<img height="1" width="1" style="display:none" src="https://www.facebook.com/tr?id=585972928235617&amp;ev=PageView&amp;noscript=1">

The Center for Sales Strategy Blog

Sales Recruitment: Are Your Sellers Paid to Do What They Are Made to Do?

runnerI am a runner. Sometimes, when I am out on the road, I experience what many people call a “runner’s high.” During those brief moments, when it all comes together, I feel as if I was made to run. Every thought becomes clear, every step is synchronized, and every breath is easy. In those moments, everything feels right, and I want to spend more time running.

Even if you’re not a runner, you know what I am talking about; you have felt this before. Think about the last time that everything felt so right that you wanted to spend even more time doing it. What were you doing? Whatever it was, chances are you have a natural talent for it and should do it more often!

Those “runner’s high” moments are rare. It is much more common for us to experience nearly the opposite. For me, it’s bowling. Regardless of how many hours I practice, I will never be able to compete with the pros. I could hire a professional instructor, buy an expensive bowling ball and a colorful pair of bowling shoes, and spend many hours on the lanes. But, I still won’t be invited to join the National Bowling League.

Some things do not come naturally and even with more practice, we only get more annoyed.

Talents are much like our genetic make-up. You can’t change how long your arms are or the size of your feet any more than you can change the talents you have been given. Our Consultants and Talent Analysts borrow a powerful phrase from Don Clifton, “Don’t try to teach a pig to sing – it wastes your time and annoys the pig.” At the Center for Sales Strategy, we spend our time figuring out how to develop people using their strengths so they are successful and happy – not annoyed. Imagine if my boss required me to bowl a 300 every day at work!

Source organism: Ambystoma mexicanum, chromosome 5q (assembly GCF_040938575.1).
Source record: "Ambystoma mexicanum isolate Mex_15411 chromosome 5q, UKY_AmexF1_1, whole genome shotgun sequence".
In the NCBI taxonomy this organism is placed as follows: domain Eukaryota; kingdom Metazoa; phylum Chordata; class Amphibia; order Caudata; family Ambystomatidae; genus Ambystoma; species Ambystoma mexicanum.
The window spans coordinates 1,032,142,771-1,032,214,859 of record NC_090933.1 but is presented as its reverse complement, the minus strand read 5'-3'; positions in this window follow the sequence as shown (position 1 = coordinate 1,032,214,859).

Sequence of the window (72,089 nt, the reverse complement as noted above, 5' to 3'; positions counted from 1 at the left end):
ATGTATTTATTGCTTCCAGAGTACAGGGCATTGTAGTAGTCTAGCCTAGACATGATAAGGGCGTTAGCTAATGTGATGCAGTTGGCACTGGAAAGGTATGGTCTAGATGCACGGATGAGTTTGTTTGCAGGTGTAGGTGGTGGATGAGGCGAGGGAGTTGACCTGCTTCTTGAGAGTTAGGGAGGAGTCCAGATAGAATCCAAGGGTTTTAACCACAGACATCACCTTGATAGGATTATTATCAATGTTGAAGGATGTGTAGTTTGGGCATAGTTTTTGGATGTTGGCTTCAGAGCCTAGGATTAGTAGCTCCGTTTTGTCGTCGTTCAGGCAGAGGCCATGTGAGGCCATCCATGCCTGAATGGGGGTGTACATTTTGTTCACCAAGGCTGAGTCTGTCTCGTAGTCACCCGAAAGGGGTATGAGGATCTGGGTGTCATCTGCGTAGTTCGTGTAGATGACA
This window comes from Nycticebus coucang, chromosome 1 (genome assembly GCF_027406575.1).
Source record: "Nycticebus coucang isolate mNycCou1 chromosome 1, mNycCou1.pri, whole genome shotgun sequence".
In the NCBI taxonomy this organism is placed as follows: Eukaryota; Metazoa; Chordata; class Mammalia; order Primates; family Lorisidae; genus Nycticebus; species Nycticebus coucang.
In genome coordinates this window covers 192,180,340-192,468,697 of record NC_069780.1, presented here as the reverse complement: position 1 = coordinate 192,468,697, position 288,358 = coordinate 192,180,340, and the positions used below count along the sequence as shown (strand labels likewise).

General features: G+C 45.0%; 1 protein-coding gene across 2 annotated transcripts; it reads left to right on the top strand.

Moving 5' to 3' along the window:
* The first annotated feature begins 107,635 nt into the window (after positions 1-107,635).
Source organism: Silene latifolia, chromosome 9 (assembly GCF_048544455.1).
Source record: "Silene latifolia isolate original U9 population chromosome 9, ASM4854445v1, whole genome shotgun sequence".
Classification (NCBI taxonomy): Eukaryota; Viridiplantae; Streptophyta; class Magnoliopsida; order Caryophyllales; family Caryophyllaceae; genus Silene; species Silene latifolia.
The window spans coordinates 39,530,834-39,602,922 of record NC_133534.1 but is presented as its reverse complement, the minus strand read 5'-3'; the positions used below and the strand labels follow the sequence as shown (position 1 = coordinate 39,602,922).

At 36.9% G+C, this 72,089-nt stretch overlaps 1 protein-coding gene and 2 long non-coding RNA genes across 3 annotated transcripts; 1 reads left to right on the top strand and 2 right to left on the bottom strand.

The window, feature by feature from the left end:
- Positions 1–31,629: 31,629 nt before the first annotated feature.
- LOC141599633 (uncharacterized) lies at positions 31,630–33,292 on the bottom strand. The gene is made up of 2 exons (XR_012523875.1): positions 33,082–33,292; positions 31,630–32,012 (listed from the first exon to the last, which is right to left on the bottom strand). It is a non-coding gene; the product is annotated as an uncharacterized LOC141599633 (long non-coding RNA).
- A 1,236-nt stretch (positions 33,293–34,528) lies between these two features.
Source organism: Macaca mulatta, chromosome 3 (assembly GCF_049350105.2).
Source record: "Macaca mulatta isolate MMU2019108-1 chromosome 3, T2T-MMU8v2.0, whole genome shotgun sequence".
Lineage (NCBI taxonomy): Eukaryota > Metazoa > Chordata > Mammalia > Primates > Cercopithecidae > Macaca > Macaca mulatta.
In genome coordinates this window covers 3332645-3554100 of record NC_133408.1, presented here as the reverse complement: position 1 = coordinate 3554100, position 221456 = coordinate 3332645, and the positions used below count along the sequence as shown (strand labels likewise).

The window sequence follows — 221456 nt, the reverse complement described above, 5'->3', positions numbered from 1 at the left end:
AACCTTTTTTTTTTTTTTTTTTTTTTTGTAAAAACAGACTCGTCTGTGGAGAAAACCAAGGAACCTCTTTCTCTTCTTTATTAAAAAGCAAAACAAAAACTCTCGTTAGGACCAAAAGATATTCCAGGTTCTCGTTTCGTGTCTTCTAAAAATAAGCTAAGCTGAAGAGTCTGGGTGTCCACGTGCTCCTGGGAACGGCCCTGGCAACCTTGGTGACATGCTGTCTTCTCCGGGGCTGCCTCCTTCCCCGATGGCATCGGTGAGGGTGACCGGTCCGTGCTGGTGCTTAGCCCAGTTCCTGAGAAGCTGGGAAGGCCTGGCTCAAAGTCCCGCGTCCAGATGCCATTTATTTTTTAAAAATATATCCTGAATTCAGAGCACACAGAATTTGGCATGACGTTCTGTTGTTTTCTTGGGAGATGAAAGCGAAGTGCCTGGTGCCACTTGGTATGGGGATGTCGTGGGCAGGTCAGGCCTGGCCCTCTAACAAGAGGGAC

As a sales manager, it is important that you start by putting people in positions where their talents are a strong match.  Are you taking the time to make sure the candidate’s natural talents and abilities align with what you will expect on the job? If not, commit to the extra 15 minutes that it will take to make sure you have a system in place that helps you to identify what the job is and what skills, talents and experiences will be required for success.

Only then can you know that you are giving that new hire the opportunity to experience the “high” that happens when every step is synchronized and every breath is easy.

At the Center for Sales Strategy, we use a Job Analysis and Spec sheet as one piece of the selection process. You can download it by clicking the button below.


Elisa Hillman is a Talent Analyst at The Center for Sales Strategy

Topics: hiring salespeople